Đà Lạt, the capital of Lâm Đồng Province in southern Vietnam’s Central Highlands, is centered around a lake and golf course, and surrounded by hills, pine forests, lakes and waterfalls. Known as the “City of Eternal Spring” for its distinctive temperate climate, Đà Lạt was developed as a resort by the French in the early 1900s, and many reminders of its colonial heritage remain.
Overnight in Da Lat
Day 6: Hoi An Motorbike Tour to Saigon via Central Highlands on Ho Chi Minh Trail Dalat motorbike tour to Mui Ne: 190km (B, L, D)
Leaving Dalat for Mui Ne. Visit Buddisht meditaion, Paradise lake, Datanla waterfall, Mushroom farm. Lunch in Dai Ninh town. We then driving down the pass to head to Mui Ne. Stop to see sun dunnes, fising villgaes then to the hotel in Mui Ne.
Mũi Né is a resort town along the East Sea in Southeast Vietnam. With a long, palm-lined beach, it has steady wind conditions (in the dry season) that make it a top destination for windsurfing, kitesurfing, sailing and other water sports. It’s also a popular weekend getaway from Saigon with a busy strip of hotels, restaurants and shops
Day 7: Hoi An Motorbike Tour to Saigon via Central Highlands on Ho Chi Minh Trail: Mui Ne motorbike tour to Saigon: 260km (B, L)
This day you will enjoy the beautiful ride along the coast….We also stop to see dragon fruit farms, salt farms, take a ferry to cross Saigon River then arrive Saigon at 5.00pm….This is a big riding day for the trip.
We end the tour in Saigon.
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– We endeavour to select a combination of good quality hotels that reflect the character of the local area as well as being as centrally located as possible, all the while striving to keep the cost affordable.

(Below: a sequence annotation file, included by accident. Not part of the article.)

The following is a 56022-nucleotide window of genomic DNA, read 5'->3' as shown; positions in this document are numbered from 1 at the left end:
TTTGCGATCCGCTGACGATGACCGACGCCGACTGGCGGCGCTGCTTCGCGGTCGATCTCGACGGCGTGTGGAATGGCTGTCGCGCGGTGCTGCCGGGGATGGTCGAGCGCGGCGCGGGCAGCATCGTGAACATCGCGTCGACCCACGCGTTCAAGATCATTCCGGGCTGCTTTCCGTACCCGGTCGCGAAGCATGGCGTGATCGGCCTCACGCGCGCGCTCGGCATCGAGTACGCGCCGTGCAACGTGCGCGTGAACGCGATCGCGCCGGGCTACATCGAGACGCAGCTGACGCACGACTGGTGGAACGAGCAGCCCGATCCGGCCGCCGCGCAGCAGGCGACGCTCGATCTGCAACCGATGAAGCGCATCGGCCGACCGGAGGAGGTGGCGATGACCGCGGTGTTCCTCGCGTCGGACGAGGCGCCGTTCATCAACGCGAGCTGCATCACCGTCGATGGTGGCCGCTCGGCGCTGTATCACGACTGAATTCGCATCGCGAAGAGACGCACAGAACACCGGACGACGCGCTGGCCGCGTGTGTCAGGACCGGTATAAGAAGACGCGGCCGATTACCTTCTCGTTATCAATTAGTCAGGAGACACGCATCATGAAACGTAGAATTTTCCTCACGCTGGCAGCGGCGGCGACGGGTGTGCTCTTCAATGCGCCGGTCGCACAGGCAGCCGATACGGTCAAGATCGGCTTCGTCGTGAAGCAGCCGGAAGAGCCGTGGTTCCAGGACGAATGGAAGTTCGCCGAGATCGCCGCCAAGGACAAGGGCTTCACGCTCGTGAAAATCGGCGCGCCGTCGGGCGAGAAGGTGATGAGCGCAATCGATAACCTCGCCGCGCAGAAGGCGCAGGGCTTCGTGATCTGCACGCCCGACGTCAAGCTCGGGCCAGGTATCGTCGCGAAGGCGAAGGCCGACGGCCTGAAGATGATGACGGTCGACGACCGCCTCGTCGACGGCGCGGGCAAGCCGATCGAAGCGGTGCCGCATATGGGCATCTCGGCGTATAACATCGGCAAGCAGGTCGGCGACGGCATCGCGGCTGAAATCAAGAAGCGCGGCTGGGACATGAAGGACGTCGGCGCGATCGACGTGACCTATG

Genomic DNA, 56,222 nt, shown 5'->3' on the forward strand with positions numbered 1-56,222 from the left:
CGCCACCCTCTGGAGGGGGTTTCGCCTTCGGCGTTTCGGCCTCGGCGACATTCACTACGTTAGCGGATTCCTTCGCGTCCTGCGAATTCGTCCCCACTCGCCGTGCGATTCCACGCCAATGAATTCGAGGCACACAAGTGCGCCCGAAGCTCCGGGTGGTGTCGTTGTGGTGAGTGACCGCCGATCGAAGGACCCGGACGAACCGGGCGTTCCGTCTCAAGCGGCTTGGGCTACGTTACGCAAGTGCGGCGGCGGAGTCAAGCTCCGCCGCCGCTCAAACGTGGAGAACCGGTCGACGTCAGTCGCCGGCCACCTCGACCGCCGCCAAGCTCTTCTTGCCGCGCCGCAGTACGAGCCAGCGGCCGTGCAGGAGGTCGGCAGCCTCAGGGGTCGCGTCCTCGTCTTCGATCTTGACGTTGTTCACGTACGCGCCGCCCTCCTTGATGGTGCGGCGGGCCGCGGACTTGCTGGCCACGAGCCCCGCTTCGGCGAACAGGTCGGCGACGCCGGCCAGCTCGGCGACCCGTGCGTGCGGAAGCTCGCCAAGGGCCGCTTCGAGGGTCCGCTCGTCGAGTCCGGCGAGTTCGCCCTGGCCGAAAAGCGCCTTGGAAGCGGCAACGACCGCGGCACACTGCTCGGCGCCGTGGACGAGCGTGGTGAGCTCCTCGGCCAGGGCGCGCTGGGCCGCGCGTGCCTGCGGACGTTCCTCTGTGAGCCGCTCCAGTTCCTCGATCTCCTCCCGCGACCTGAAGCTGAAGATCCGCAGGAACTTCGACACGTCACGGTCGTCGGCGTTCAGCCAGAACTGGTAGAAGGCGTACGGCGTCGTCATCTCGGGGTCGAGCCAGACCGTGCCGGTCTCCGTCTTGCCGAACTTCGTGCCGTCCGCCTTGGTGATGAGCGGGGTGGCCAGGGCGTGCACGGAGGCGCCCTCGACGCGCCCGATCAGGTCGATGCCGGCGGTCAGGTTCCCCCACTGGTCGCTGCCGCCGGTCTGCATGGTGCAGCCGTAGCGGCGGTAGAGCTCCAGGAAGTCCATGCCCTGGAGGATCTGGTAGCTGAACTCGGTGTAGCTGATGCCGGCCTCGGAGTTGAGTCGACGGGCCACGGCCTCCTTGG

– Your trip will stay in a range of hotels / guesthouses with standardized quality.
– Please be aware that some hotel rooms, especially those in major urban centres or older cities, may be smaller than what you are used to in other parts of the world. Standards and ratings may also be different to your home country.
– Rooms are en-suite and either twin- or triple-share, depending on what you have booked. If you are a solo traveller, you will always be sharing a room with someone of the same sex otherwise you can pay a supplement to possess a single room
– If you are traveling as a couple and would prefer to have a double bed, please officially request a double room with us. We never presume that two people traveling together are a couple, even if you share the same surname, unless informed otherwise.
– Your included meals are detailed in the ‘More Inclusions’ section of this document.
– Breakfasts are included every day in the hotel (except on the first morning). They are usually ‘continental breakfasts’, which are typical in most countries. A typical breakfast may consist of cereals with milk or yoghurt, bread, croissants, cold meats, cheese and a range of spreads, with fruit juice, tea or coffee to drink. It is rare to get a hot breakfast in Asia, though on some occasions there may be some hot food available as well.
Included evening meals are in local restaurants or accommodation places, and are either two or three courses. In most cases table water is provided with the meals, and if you wish to purchase additional drinks you can do so at your own expense.